There is one caveat about the pattern: there are some namespace collisions among modules, and so it is on our roadmap to update project pages to specify the exact namespace to use to require a given project. To learn more about how to use's Composer repositories, and for some troubleshooting tips, read the Project Composer documentation.

What about licensing?

All the projects hosted on are licensed GPLv2 or later or have an entry in the packaging whitelist. This means that you can rely on Drupal Core and contributed modules and themes to be licensed under the GPL or compatible. And if you need to redistribute your code created with Drupal projects, it must be redistributed as GPLv2 or later. However, because Composer is a tool that can manage packages in the wider PHP ecosystem, you might find that you want to require a non-GPL package in your project. Using GPL-licensed Drupal projects with external packages that are GPL compatible is fine. Just be aware that if you redistribute that code, you will have to redistribute under a GPL license. We cannot provide legal advice for your use of open source software. If you use Composer to install packages that are not compatible with the GPL alongside GPL-licensed projects like Drupal, you may use that software together, but per the terms of the GPL you may not copy, distribute, or modify that software. "Activities other than copying, distribution and modification are not covered by this License; they are outside its scope. The act of running the Program is not restricted…" GPL 2.0 Section 0. For more questions about Drupal and the GPL you can read the Licensing FAQ.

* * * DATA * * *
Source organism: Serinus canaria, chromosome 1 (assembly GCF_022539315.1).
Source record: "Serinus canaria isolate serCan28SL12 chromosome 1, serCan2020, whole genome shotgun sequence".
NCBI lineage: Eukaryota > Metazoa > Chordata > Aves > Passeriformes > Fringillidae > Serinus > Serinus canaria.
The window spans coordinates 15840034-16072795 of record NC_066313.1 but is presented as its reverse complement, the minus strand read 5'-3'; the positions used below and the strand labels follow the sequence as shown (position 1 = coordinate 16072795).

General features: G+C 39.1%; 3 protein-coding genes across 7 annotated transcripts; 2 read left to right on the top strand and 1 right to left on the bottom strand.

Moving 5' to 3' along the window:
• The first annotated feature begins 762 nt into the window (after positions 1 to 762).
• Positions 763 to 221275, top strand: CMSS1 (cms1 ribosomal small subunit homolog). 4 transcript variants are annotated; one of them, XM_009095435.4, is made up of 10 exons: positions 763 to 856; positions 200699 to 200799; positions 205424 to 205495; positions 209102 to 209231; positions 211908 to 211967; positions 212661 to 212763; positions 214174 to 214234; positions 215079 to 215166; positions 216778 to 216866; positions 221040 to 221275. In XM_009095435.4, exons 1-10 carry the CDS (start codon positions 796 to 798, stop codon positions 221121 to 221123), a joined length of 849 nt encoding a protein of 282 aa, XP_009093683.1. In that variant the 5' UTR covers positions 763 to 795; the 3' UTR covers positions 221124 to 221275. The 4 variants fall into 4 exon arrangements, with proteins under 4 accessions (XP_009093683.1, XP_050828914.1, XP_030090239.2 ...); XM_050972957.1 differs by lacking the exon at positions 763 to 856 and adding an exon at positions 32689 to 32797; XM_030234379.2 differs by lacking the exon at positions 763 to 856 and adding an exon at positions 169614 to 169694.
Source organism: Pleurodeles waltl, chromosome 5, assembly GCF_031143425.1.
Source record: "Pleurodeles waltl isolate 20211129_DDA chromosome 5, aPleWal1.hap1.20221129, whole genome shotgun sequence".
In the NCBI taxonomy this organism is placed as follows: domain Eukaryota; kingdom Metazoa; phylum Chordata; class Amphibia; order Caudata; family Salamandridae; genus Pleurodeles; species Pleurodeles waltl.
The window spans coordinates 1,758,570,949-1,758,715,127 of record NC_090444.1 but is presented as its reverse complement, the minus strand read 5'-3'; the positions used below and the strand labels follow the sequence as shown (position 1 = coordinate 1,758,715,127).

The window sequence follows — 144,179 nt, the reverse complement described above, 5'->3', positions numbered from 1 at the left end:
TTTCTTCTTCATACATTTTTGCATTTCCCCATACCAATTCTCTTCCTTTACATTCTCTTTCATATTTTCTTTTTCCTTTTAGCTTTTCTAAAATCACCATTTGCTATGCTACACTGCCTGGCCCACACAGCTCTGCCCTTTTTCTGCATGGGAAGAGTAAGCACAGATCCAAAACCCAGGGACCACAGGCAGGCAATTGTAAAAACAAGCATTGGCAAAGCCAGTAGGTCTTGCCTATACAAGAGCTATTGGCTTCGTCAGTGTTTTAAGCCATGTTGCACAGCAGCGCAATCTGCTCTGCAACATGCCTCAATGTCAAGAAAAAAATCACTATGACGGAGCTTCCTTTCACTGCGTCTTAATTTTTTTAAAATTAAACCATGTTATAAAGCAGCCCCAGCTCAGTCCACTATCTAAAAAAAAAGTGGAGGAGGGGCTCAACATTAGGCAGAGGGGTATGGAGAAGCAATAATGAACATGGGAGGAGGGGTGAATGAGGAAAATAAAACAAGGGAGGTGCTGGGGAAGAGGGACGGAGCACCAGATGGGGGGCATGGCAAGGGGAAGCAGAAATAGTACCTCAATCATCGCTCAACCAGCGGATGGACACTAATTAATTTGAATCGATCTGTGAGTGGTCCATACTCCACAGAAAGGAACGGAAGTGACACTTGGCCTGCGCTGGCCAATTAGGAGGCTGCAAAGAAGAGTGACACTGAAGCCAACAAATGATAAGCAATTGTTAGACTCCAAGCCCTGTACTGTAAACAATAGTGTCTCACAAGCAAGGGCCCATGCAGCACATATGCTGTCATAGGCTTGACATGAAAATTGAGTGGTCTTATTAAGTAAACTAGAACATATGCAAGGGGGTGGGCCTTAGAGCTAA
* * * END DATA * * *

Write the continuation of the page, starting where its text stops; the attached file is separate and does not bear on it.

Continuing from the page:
What's next?

At this point, the Composer service is stable and you can use it to manage modules and themes in your production websites. That said, we do have a roadmap of additional features that we'd like to add. And your contributions are welcome! As development on's Composer service continues, we want to focus on the following features: Supporting Composer-based workflows for distributions and install profiles Providing sub-tree splits of Drupal Core Updating project pages to provide information about using Composer with any given hosted project Adding features to the updates service, to collect statistics about projects installed with Composer, and to explore providing update alerts about external dependencies We also hope to work with core maintainers to add the Composer repositories to Drupal Core's composer.json file If you're interested in learning more about our roadmap for Composer, or contributing to this service on, you can learn more in the Composer plan issue.

How you can help

If you’re interested in helping to improve's support for Composer workflows, please take a look at the issue above, find us on irc in #drupal-infrastructure, or send us a volunteer proposal.

Thanks to our Community Initiative contributors

We'd like to thank the individuals who worked with us as part of this Community Initiative. In particular, we'd like to thank: We'd also like to thank Appnovation, who sponsored the initial development of's composer endpoints. To these volunteers and sponsoring organizations—it is your expertise, your insight, and your affirmation of our work that make these Community Initiatives successful. Thank you!